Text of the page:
Prayer is one of the greatest gifts God gives to His people. The ability to call upon Him as Father, as taught to us by our Brother and bestowed upon us in Baptism, is a rich blessing. Nevertheless, prayer is another of God's gifts that often finds itself neglected. I certainly speak for myself in this matter. I've tried ex corde prayer (prayer from the heart). I've tried using my miniature-sized copy of Lutheran Worship as my prayerbook. I've used numerous books that are specifically prepared as prayerbooks, such as The Brotherhood Prayer Book from the Lutheran Liturgical Prayer Brotherhood; The Minister's Prayerbook, which was edited by Dobberstein; and my favorite to this point: The Daily Office, edited by Herbert Lindemann. I even wrote my MDiv treatise on daily prayer. (And it's no earth-shattering work, I assure you. If I had it to do over again, I'd at least quadruple the research and spend more than six months working on it.)
Despite all this, my prayer life has always been a struggle for me. Too often I find myself not praying when I get up in the morning, when I eat, when I go to bed at night. My prayers lately seem to have become the products of the moments of need. "Lord, help me put the children to sleep." "Lord, give me patience." "Lord, I'd like to be a parish pastor again." The Lord certainly hears and answers these in-the-moment prayers. However, being outside the parish ministry at the moment, the struggle to maintain daily prayer has become more difficult. As a parish pastor there's always some flexibility to your morning schedule, and you can pencil in time for prayer and study before you head out for visits or hit the books for your sermon and Bible class work. But working in an office and having young children in the house, maintaining a schedule has been difficult at best.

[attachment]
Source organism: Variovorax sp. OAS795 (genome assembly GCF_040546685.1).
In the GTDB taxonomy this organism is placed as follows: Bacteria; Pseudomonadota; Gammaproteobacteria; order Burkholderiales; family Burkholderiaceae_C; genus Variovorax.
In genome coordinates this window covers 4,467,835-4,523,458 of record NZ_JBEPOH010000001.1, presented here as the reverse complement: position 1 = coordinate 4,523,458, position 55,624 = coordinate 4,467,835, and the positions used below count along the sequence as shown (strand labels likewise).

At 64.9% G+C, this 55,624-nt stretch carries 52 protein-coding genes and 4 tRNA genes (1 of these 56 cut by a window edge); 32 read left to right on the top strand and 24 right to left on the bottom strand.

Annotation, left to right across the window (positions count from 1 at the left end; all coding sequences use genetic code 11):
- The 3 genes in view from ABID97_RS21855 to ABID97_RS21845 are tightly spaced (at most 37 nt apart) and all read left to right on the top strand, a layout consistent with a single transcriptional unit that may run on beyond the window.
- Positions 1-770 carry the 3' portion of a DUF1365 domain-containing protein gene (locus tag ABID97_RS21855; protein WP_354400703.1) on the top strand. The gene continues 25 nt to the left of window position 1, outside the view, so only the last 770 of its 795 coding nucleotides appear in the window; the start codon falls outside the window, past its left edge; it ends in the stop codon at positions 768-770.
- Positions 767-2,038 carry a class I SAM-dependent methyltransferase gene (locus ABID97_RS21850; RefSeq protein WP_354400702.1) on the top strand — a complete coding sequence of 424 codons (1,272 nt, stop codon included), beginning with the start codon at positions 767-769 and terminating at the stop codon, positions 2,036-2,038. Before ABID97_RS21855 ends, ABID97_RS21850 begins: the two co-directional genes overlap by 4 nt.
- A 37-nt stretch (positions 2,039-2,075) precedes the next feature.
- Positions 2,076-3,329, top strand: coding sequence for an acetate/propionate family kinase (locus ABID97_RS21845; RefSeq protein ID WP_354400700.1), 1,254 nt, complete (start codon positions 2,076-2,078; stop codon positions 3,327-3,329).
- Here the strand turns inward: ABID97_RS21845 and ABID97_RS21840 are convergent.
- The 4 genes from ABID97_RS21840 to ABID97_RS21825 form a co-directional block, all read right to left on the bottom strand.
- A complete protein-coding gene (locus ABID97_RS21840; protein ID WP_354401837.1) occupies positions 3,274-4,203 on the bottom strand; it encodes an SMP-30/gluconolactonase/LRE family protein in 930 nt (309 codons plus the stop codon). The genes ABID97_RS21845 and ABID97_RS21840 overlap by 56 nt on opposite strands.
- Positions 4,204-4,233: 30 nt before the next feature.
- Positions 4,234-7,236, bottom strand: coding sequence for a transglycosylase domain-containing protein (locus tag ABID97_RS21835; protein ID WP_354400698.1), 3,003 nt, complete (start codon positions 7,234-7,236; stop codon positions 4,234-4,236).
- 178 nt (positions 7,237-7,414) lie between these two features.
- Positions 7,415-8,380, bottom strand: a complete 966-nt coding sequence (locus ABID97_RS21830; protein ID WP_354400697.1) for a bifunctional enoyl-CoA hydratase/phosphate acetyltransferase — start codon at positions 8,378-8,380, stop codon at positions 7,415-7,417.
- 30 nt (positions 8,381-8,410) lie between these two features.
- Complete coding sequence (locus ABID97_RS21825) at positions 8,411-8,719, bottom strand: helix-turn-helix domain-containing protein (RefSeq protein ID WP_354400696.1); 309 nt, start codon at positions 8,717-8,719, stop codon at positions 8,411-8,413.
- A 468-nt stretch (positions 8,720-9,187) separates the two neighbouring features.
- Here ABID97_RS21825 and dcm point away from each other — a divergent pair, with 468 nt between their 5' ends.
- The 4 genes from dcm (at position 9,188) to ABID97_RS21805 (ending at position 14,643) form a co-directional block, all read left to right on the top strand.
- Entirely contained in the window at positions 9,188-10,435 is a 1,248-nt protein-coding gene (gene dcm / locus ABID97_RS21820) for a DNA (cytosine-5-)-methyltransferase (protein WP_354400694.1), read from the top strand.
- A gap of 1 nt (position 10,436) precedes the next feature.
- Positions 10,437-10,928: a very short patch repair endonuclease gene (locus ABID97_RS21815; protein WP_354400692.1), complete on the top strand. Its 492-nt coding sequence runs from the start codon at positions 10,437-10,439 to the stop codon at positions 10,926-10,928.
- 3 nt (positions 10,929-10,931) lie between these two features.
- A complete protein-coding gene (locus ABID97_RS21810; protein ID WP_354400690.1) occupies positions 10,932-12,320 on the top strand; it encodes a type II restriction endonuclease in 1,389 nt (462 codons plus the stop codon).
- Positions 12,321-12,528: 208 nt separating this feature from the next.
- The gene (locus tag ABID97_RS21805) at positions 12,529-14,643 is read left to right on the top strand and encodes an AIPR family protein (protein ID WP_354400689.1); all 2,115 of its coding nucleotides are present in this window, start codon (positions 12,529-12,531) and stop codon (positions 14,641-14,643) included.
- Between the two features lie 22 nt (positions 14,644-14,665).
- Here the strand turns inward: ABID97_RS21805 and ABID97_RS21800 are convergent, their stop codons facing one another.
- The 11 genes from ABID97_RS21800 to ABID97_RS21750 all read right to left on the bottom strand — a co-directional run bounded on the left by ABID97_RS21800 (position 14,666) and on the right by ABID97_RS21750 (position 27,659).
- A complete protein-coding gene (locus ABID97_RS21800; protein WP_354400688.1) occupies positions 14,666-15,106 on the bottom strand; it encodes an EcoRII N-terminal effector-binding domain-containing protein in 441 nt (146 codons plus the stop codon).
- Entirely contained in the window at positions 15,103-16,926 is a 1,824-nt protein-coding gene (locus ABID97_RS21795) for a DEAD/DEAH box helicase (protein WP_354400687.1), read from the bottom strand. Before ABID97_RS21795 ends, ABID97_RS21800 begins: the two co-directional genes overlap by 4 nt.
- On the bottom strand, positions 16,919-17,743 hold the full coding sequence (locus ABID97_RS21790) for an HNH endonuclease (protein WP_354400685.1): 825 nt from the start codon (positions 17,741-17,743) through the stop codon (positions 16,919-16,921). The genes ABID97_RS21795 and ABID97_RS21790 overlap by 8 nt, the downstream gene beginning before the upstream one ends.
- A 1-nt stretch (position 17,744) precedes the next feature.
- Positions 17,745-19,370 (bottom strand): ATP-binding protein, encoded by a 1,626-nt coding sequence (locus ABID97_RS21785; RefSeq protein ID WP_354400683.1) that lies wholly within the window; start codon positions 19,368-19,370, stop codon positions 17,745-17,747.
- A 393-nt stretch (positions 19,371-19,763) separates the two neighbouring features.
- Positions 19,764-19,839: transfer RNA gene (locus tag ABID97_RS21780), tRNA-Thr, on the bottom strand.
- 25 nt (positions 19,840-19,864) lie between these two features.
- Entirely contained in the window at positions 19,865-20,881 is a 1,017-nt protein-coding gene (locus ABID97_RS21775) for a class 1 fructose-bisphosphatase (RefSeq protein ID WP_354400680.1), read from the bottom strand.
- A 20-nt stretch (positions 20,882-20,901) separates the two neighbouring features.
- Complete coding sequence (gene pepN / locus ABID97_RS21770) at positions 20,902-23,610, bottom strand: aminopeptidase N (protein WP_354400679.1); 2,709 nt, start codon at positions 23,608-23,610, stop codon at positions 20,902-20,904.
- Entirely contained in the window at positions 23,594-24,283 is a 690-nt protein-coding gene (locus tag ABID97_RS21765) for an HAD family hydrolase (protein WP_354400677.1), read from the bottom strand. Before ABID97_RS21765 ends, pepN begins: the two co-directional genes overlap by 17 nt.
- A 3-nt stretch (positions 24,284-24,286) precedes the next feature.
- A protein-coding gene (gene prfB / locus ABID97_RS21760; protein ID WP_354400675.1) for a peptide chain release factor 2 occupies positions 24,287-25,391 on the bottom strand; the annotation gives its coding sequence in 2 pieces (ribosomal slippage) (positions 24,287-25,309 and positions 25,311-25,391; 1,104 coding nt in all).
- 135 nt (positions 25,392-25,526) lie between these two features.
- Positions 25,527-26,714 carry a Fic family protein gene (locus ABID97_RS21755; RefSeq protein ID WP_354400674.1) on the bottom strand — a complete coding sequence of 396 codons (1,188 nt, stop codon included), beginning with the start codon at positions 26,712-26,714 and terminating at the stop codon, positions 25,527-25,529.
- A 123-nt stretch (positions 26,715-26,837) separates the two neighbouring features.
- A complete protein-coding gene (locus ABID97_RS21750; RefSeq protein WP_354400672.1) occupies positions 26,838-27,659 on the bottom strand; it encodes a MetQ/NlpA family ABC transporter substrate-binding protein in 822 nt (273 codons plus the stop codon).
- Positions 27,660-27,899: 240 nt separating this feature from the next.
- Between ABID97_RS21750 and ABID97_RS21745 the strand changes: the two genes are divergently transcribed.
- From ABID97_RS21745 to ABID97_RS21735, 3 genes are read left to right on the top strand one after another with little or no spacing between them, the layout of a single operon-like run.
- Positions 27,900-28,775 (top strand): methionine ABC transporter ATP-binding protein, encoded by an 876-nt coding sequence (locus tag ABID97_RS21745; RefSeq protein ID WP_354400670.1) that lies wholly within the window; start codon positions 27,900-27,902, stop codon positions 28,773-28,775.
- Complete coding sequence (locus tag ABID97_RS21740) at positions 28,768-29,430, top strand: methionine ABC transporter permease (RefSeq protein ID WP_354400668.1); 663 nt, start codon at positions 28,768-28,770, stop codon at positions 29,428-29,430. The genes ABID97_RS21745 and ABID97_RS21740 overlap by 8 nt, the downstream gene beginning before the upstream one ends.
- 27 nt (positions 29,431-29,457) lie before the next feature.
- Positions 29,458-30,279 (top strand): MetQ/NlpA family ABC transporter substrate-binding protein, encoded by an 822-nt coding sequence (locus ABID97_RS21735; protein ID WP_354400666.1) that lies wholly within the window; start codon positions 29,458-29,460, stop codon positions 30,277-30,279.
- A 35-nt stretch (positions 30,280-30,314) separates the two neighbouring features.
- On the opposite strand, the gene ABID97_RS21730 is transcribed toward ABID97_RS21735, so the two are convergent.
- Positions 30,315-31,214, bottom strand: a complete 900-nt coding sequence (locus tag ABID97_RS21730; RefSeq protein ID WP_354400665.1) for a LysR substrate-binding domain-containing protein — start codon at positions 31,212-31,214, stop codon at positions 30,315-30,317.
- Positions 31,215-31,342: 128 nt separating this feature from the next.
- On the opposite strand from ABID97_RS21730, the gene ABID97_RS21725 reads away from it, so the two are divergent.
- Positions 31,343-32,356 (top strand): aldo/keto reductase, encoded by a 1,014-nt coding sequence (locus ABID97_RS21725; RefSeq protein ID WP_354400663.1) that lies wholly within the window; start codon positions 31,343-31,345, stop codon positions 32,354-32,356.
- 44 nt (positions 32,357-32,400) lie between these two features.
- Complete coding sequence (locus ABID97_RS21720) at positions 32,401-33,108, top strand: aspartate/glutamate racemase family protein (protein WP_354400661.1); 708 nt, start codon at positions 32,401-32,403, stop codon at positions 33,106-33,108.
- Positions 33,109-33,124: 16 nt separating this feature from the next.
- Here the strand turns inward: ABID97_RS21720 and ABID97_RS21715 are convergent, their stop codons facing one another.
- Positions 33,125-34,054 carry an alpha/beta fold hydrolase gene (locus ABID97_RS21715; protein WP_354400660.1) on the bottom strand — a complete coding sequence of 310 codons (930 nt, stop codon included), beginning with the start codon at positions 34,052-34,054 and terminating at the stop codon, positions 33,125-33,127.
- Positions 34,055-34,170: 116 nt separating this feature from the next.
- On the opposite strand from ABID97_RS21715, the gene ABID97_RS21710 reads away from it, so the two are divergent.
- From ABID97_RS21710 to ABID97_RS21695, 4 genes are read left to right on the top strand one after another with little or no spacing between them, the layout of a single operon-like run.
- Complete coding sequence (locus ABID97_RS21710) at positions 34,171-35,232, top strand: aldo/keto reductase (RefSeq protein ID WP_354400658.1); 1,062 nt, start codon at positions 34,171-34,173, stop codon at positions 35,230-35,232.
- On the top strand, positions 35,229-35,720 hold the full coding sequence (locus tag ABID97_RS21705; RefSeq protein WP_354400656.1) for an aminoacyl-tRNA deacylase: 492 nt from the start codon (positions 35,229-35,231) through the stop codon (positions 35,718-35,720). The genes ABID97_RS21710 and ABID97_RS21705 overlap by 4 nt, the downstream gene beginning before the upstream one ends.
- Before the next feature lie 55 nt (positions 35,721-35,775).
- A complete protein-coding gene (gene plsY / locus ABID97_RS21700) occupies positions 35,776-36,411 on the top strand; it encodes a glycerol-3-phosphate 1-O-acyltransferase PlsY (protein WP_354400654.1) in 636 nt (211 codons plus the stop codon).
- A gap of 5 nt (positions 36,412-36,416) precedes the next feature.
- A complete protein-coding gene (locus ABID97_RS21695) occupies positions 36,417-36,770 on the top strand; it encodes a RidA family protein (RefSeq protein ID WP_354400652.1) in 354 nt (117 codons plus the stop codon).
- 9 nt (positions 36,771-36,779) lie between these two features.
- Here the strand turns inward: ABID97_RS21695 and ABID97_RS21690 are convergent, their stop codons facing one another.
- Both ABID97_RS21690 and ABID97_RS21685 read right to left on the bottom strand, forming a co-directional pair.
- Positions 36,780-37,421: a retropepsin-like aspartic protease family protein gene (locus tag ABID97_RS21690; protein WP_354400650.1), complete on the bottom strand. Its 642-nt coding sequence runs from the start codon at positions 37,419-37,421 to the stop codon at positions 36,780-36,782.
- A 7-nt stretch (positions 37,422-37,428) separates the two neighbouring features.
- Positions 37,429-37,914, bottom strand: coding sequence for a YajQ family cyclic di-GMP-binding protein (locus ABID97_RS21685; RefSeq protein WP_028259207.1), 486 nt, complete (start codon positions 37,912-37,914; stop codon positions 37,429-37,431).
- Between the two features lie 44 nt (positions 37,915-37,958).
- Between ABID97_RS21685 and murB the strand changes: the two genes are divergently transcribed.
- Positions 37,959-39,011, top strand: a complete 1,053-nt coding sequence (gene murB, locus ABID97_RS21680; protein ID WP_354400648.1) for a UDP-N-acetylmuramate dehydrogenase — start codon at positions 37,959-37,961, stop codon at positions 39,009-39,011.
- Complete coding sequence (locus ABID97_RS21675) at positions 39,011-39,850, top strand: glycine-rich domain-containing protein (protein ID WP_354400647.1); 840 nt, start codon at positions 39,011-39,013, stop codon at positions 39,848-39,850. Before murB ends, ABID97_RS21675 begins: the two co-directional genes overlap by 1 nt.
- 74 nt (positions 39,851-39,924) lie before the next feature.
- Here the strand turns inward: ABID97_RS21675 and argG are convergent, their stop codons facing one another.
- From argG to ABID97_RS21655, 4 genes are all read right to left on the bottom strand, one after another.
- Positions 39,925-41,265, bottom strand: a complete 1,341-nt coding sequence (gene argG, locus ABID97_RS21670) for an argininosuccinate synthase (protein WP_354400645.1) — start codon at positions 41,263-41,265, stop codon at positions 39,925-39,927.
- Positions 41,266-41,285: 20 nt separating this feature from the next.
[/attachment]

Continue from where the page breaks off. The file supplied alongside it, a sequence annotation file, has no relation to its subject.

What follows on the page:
Though no book can make it easier to schedule time to pray, the new Treasury of Daily Prayer from Concordia Publishing House has the potential to help you make the most of the prayer time you have. With orders of worship, daily scripture readings included in full, the entire Psalter, and a liturgical calendar to follow, you have a large collection of resources in one place. If you feel the need to supplement these resources with readings from the Book of Concord, the book suggests readings from the Confessions for each day. It's a flexible book, and it's completely Lutheran--and thus completely Christian--in its content.
I received my copy of the Treasury today, and I used it for prayer tonight. I prayed the Order of Compline, which is exactly as I remember it from Lutheran Worship as we prayed it at Concordia Lutheran Theological Seminary. The ease of the book and its convenient size--about the size of a hymnal or mid-sized Bible--are surprising. Though it's too early to say for sure, Treasury of Daily Prayer may supplant The Daily Office as my favorite prayer book. I can already without hesitation recommend it highly.